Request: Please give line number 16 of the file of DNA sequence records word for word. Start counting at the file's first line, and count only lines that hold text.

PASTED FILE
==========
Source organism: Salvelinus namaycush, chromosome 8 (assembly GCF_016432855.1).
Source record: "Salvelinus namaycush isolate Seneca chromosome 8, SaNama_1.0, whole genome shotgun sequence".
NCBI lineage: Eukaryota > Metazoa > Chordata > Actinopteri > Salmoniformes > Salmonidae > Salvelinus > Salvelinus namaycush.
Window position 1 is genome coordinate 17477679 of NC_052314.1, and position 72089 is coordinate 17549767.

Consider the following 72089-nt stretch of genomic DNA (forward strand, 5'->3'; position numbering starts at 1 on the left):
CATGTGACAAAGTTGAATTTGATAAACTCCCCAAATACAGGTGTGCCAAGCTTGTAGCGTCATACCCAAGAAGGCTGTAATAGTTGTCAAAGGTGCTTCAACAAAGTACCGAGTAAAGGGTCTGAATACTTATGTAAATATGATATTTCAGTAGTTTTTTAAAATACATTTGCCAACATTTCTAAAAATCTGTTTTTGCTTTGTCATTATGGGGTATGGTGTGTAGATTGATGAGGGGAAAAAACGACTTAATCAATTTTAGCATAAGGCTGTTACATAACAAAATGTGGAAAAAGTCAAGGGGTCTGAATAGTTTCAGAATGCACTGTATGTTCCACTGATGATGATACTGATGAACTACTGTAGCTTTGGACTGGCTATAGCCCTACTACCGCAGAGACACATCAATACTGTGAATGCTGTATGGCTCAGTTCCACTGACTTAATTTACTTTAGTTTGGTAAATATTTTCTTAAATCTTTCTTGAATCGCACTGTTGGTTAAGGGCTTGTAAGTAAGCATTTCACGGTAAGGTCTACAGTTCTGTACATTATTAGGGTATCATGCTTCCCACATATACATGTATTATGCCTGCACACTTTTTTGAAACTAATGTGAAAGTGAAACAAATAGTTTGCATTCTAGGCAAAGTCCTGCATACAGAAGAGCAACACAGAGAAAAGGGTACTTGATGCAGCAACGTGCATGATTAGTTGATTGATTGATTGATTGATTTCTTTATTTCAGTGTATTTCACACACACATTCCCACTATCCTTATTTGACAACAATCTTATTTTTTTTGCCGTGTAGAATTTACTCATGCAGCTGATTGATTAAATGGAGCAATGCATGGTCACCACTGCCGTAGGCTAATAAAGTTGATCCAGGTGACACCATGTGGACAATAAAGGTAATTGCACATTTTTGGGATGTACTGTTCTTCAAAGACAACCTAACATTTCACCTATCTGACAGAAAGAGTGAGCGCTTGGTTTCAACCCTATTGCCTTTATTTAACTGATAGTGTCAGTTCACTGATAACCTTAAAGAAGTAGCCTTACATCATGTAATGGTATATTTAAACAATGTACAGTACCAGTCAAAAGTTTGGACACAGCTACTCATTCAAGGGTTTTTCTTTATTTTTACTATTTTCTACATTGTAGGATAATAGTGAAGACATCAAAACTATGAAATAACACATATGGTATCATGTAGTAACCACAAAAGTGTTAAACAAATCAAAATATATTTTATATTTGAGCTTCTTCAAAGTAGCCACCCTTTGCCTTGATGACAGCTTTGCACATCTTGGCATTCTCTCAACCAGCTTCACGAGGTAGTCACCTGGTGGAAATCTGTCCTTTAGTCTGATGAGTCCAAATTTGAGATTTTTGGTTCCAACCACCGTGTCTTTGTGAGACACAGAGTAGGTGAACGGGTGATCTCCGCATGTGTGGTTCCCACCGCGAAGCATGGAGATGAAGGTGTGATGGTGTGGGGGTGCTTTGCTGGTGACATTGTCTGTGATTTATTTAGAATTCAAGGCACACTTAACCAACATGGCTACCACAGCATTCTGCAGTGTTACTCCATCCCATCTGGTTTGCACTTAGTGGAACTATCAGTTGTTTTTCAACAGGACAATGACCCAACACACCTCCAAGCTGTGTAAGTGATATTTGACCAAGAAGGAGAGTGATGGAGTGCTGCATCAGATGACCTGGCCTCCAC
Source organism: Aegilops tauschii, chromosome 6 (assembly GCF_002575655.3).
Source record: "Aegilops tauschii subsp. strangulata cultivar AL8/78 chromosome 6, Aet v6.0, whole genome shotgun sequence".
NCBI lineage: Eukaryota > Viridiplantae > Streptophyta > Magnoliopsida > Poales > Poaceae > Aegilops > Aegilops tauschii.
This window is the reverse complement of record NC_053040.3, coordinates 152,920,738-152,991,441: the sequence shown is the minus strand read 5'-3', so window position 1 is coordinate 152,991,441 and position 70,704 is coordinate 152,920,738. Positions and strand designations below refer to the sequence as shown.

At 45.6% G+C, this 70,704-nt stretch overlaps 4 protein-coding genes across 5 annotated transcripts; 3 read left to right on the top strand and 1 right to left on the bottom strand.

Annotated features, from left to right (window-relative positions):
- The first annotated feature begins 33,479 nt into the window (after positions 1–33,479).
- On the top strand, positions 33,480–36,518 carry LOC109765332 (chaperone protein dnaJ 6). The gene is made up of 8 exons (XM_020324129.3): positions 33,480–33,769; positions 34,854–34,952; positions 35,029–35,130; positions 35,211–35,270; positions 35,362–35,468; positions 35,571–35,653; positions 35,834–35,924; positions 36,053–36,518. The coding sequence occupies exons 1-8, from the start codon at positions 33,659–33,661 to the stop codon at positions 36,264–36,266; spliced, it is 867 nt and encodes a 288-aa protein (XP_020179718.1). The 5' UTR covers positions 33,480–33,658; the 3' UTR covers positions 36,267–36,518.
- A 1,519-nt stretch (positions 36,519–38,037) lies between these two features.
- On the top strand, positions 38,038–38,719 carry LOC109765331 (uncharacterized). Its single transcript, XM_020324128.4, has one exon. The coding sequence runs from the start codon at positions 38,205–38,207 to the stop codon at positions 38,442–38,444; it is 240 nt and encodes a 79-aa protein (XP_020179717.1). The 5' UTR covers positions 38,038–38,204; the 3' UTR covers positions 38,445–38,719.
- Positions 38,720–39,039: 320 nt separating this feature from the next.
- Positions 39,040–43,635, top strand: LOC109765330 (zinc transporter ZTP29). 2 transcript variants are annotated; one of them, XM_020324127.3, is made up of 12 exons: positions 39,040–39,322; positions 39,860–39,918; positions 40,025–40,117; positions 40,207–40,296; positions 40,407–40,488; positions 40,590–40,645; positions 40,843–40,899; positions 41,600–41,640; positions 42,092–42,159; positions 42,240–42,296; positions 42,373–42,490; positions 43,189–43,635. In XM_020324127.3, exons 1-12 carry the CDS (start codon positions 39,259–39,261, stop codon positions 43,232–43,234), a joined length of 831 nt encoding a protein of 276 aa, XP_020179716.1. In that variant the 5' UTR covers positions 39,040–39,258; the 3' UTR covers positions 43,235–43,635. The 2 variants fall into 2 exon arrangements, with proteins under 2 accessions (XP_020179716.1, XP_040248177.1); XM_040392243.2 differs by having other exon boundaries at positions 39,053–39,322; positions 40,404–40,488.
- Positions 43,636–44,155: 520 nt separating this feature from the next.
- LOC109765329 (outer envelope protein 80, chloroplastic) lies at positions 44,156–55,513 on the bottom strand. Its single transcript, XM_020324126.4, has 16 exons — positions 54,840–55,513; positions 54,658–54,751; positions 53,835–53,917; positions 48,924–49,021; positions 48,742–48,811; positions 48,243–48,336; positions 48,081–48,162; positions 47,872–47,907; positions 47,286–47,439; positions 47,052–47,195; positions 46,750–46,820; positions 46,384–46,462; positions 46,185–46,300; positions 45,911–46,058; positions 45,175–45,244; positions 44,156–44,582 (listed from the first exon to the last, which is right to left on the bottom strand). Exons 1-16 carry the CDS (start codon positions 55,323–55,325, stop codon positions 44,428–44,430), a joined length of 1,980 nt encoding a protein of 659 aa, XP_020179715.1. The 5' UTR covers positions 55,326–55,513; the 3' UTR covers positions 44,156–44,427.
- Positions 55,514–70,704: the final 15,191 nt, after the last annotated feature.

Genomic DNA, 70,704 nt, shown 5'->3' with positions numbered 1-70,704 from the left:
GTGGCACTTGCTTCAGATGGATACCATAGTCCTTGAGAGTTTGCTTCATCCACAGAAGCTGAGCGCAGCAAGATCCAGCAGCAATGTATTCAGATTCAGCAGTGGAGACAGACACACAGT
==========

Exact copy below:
- On the top strand, positions 38,038–38,719 carry LOC109765331 (uncharacterized). Its single transcript, XM_020324128.4, has one exon. The coding sequence runs from the start codon at positions 38,205–38,207 to the stop codon at positions 38,442–38,444; it is 240 nt and encodes a 79-aa protein (XP_020179717.1). The 5' UTR covers positions 38,038–38,204; the 3' UTR covers positions 38,445–38,719.